Perez MC, Sun J, Farley C, Han D, Sun AH, Narayan D, Lowe M, Delman KA, Messina JL, Gonzalez RJ, Sondak VK, Khushalani NI, Zager JS. Management of intussusception in patients with melanoma. J Surg Oncol. 2019 Jun;119(7):897-902.
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Background: Increased cross-sectional imaging for surveillance of metastatic melanoma has led to more diagnoses of asymptomatic intussusception.
Methods: We performed a multi-institutional retrospective review of patient records with a history of metastatic melanoma and a diagnosis of intussusception. Patients were divided into three groups: 1) asymptomatic patients without current evidence of melanoma (no evidence of disease [NED]); 2) asymptomatic intussusception and known active metastatic melanoma; 3) symptomatic intussusception and known active metastatic melanoma; the number of patients requiring surgery and intraoperative findings were recorded.
Results: We reviewed 73 patients diagnosed with intussusception from 2004 to 2017. Among asymptomatic patients with NED (n = 16), 14 spontaneously resolved and 2 underwent pre-emptive surgery without abnormal intraoperative findings. Of asymptomatic patients with active metastatic disease (n = 32), 25 were initially observed and 7 underwent pre-emptive surgery and 9 of the 25 initially observed patients required surgery for development of symptoms. In this group, all 16 patients undergoing surgery (50% of the group) had intraoperative findings of intussusception and/or metastatic intestinal melanoma.. All symptomatic patients with metastatic melanoma (n = 25) underwent surgery; all had intraoperative findings of intussusception and/or metastatic melanoma except 1 (Meckel’s diverticulum).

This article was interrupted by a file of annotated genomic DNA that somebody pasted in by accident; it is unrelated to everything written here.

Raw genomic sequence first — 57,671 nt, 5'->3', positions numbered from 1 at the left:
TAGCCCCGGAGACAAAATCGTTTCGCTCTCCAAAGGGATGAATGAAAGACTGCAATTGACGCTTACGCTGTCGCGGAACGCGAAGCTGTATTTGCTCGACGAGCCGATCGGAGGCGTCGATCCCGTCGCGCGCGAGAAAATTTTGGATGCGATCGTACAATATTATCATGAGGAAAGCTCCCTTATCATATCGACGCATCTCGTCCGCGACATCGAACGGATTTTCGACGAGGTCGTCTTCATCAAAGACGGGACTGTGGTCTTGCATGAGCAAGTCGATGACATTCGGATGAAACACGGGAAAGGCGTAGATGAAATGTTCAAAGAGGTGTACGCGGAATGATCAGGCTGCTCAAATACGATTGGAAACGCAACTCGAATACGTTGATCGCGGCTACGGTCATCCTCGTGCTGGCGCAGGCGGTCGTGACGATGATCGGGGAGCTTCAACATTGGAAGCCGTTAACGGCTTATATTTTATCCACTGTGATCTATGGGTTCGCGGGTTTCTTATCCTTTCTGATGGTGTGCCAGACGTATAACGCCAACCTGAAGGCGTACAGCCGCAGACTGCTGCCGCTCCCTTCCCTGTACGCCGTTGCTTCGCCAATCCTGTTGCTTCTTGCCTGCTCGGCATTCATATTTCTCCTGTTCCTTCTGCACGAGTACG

Conclusion: Asymptomatic patients with NED do not require surgery and intussusception will likely resolve spontaneously. Asymptomatic patients with known metastatic melanoma may be initially observed, but a low threshold for surgery should be maintained. Symptomatic patients with known metastases should undergo surgery.